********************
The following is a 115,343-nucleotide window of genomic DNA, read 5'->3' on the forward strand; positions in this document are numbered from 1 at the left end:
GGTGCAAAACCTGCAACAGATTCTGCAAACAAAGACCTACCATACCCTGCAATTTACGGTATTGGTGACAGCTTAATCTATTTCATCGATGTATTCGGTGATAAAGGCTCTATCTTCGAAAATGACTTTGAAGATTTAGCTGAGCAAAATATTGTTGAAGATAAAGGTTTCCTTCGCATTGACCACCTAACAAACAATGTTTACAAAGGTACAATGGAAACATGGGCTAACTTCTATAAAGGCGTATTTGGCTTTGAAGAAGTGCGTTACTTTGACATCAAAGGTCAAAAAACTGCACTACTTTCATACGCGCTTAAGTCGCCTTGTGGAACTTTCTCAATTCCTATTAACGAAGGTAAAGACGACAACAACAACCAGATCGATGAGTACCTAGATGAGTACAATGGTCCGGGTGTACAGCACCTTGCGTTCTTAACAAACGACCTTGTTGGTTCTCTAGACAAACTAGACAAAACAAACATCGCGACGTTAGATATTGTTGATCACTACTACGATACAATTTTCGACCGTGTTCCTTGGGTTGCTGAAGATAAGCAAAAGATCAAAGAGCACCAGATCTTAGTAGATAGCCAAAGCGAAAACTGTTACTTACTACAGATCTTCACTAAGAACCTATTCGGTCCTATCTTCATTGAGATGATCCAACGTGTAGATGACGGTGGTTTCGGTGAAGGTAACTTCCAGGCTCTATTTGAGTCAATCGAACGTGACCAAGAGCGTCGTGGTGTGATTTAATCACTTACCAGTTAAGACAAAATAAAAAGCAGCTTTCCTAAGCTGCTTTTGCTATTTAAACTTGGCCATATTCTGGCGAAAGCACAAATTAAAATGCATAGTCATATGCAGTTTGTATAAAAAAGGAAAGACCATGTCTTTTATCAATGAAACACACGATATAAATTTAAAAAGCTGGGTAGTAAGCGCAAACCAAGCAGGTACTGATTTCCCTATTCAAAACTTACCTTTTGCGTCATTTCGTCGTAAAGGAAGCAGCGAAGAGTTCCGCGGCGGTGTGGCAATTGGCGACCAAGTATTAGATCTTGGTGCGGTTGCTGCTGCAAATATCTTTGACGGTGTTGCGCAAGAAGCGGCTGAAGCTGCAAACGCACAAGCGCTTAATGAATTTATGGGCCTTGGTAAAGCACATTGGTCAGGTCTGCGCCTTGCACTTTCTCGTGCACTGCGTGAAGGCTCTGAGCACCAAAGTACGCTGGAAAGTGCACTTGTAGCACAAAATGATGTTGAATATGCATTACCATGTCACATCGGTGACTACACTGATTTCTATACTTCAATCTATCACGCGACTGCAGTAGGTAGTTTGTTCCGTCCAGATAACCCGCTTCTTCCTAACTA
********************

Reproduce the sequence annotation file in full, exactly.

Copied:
The following is a 115,343-nucleotide window of genomic DNA, read 5'->3' on the forward strand; positions in this document are numbered from 1 at the left end:
GGTGCAAAACCTGCAACAGATTCTGCAAACAAAGACCTACCATACCCTGCAATTTACGGTATTGGTGACAGCTTAATCTATTTCATCGATGTATTCGGTGATAAAGGCTCTATCTTCGAAAATGACTTTGAAGATTTAGCTGAGCAAAATATTGTTGAAGATAAAGGTTTCCTTCGCATTGACCACCTAACAAACAATGTTTACAAAGGTACAATGGAAACATGGGCTAACTTCTATAAAGGCGTATTTGGCTTTGAAGAAGTGCGTTACTTTGACATCAAAGGTCAAAAAACTGCACTACTTTCATACGCGCTTAAGTCGCCTTGTGGAACTTTCTCAATTCCTATTAACGAAGGTAAAGACGACAACAACAACCAGATCGATGAGTACCTAGATGAGTACAATGGTCCGGGTGTACAGCACCTTGCGTTCTTAACAAACGACCTTGTTGGTTCTCTAGACAAACTAGACAAAACAAACATCGCGACGTTAGATATTGTTGATCACTACTACGATACAATTTTCGACCGTGTTCCTTGGGTTGCTGAAGATAAGCAAAAGATCAAAGAGCACCAGATCTTAGTAGATAGCCAAAGCGAAAACTGTTACTTACTACAGATCTTCACTAAGAACCTATTCGGTCCTATCTTCATTGAGATGATCCAACGTGTAGATGACGGTGGTTTCGGTGAAGGTAACTTCCAGGCTCTATTTGAGTCAATCGAACGTGACCAAGAGCGTCGTGGTGTGATTTAATCACTTACCAGTTAAGACAAAATAAAAAGCAGCTTTCCTAAGCTGCTTTTGCTATTTAAACTTGGCCATATTCTGGCGAAAGCACAAATTAAAATGCATAGTCATATGCAGTTTGTATAAAAAAGGAAAGACCATGTCTTTTATCAATGAAACACACGATATAAATTTAAAAAGCTGGGTAGTAAGCGCAAACCAAGCAGGTACTGATTTCCCTATTCAAAACTTACCTTTTGCGTCATTTCGTCGTAAAGGAAGCAGCGAAGAGTTCCGCGGCGGTGTGGCAATTGGCGACCAAGTATTAGATCTTGGTGCGGTTGCTGCTGCAAATATCTTTGACGGTGTTGCGCAAGAAGCGGCTGAAGCTGCAAACGCACAAGCGCTTAATGAATTTATGGGCCTTGGTAAAGCACATTGGTCAGGTCTGCGCCTTGCACTTTCTCGTGCACTGCGTGAAGGCTCTGAGCACCAAAGTACGCTGGAAAGTGCACTTGTAGCACAAAATGATGTTGAATATGCATTACCATGTCACATCGGTGACTACACTGATTTCTATACTTCAATCTATCACGCGACTGCAGTAGGTAGTTTGTTCCGTCCAGATAACCCGCTTCTTCCTAACTA